Traditional skeleton based action recognition approaches are mainly divided into two categories: joint based approaches and body part based approaches. Joint based approaches consider the human skeleton as a set of points and use various positions based features such as joint positions [20, 31] and pairwise relative joint positions [46, 51] to characterize actions. While body part based approaches regard the human skeleton as a connected set of segments, and then focus on individual or connected pairs of body parts [50] and joint angles [33]. Based on handcrafted low-level features, both approaches employ relatively simple time series models, e.g., hidden Markov model [47, 49], to recognize actions. However, human-engineered features are limited to represent the complexity of the intrinsic characteristics of actions and the subsequent time series models do not unleash the full potential of the sequential data.

Inspired by the great success of deep learning for RGB based action recognition [39, 26, 21], there is a growing trend of using deep neural networks for skeleton based action recognition. Different structures of Recurrent Neural Networks (RNN), e.g., hierarchical RNN [7], RNN with regularizations [55], differential RNN [43] and part-aware Long Short-Term Memory (LSTM) [37], have been used to learn motion representations from raw skeletons. However, considering an action is a continuous evolution of articulated rigid segments connected by joints [54], these RNN-based methods only model the contextual information in the temporal domain by concatenating skeletons for each frame. In fact, different actions are performed with different spatial configurations of joints of skeletons. The dependency in the spatial domain also reflects the characteristics of actions and should not be neglected for skeleton based action recognition.

To this end, we introduce a novel two-stream RNN architecture which incorporates both spatial and temporal networks for skeleton based action recognition. Figure 1 shows the pipeline of our method. The temporal stream uses a RNN based model to learn the temporal dynamics from the coordinates of joints at different time steps. We employ two different RNN models, stacked RNN and hierarchical RNN. Compared with stacked RNN, hierarchical RNN is designed according to human body kinematics and has fewer parameters. At the same time, the spatial stream learns the spatial dependency of joints. We propose a simple and effective method to model the spatial structure that first casts the spatial graph of articulated skeletons into a sequence of joints, then feeds this resulting sequence into a RNN structure. Different methods are explored to turn the graph structure into a sequence for the purpose of better maintaining the spatial relationships. The two channels are then combined by late fusion and the whole network is end-to-end trainable. Finally, to avoid overfitting and improve generalization, we exploit data augmentation techniques by using 3D transformation, i.e., rotation transformation, scaling transformation and shear transformation to transform the 3D coordinates of skeletons during training.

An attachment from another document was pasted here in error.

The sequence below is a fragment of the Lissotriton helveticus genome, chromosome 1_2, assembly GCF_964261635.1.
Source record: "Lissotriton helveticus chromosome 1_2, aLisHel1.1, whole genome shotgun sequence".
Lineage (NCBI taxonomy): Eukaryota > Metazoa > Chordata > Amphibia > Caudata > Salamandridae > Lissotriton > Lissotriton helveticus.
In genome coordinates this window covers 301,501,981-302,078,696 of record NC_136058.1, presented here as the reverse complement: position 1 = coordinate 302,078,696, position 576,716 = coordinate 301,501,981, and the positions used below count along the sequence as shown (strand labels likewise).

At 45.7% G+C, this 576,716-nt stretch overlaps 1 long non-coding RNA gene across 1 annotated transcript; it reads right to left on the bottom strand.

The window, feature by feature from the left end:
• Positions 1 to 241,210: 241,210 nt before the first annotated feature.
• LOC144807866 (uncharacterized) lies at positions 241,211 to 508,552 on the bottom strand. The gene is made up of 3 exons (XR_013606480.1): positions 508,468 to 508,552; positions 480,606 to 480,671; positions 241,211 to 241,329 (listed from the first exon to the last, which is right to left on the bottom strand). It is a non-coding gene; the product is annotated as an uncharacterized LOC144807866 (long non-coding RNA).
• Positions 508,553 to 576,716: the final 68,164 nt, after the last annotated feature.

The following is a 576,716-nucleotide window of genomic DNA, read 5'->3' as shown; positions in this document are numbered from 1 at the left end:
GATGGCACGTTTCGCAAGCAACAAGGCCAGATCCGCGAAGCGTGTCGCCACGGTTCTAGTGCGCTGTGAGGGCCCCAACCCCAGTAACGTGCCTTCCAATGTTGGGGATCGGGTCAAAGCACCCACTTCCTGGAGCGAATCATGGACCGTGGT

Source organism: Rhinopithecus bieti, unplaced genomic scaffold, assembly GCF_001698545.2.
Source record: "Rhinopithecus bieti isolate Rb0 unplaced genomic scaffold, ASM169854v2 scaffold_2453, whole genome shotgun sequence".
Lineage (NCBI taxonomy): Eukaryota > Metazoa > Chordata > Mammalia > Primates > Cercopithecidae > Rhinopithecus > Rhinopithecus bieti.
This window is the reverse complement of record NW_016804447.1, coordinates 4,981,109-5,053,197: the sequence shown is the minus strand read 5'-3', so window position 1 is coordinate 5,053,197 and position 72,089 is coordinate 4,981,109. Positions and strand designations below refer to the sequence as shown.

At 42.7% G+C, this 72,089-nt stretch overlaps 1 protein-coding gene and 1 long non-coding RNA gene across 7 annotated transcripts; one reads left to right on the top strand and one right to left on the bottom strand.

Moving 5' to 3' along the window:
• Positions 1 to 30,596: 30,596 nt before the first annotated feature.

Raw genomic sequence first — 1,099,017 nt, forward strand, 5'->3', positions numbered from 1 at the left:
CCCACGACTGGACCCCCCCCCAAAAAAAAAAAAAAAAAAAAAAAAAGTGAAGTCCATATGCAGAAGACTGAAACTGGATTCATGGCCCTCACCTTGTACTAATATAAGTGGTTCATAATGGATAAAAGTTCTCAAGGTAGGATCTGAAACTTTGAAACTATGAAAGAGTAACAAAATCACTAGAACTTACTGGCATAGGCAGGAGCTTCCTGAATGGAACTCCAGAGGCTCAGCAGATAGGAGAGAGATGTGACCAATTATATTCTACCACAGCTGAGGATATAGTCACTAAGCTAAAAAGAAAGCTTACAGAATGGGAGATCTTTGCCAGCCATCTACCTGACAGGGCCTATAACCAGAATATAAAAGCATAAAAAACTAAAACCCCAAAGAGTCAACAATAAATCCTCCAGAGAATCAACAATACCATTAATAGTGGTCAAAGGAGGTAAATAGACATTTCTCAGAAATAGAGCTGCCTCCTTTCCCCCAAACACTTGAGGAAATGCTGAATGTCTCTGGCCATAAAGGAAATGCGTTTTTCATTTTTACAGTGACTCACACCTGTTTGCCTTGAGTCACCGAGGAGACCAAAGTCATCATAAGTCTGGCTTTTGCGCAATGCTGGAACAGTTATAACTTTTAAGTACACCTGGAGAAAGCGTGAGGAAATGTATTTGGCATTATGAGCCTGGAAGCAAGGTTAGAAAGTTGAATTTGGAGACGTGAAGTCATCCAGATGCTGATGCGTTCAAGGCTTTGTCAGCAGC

In summary, the main contributions of this paper are listed as follows. First, we propose a two-stream RNN architecture to utilize both spatial and temporal relations of joints of skeletons. Second, we exploit and compare different architectures of both streams. Third, we propose data augmentation techniques based on 3D transformation and demonstrate the effectiveness for skeleton based action recognition. Finally, our method obtains the state-of-the-art results on three important benchmarks for a variety of actions, i.e., generic actions (NTU RGB+D), interaction activities (SBU Interaction) and gestures (ChaLearn).

2 Related work

In this section, we briefly review action recognition approaches related to ours. The two aspects are as follows.

2.1 Action recognition with deep networks

Deep neural networks have made great progress in the area of action recognition. 3D Convolutional Neural Networks (CNN) is proposed and different architectures are studied to take advantage of local spatio-temporal information [26, 21]. To capture complementary information between appearance and motion, a two-stream CNN architecture is developed for RGB based action recognition [39].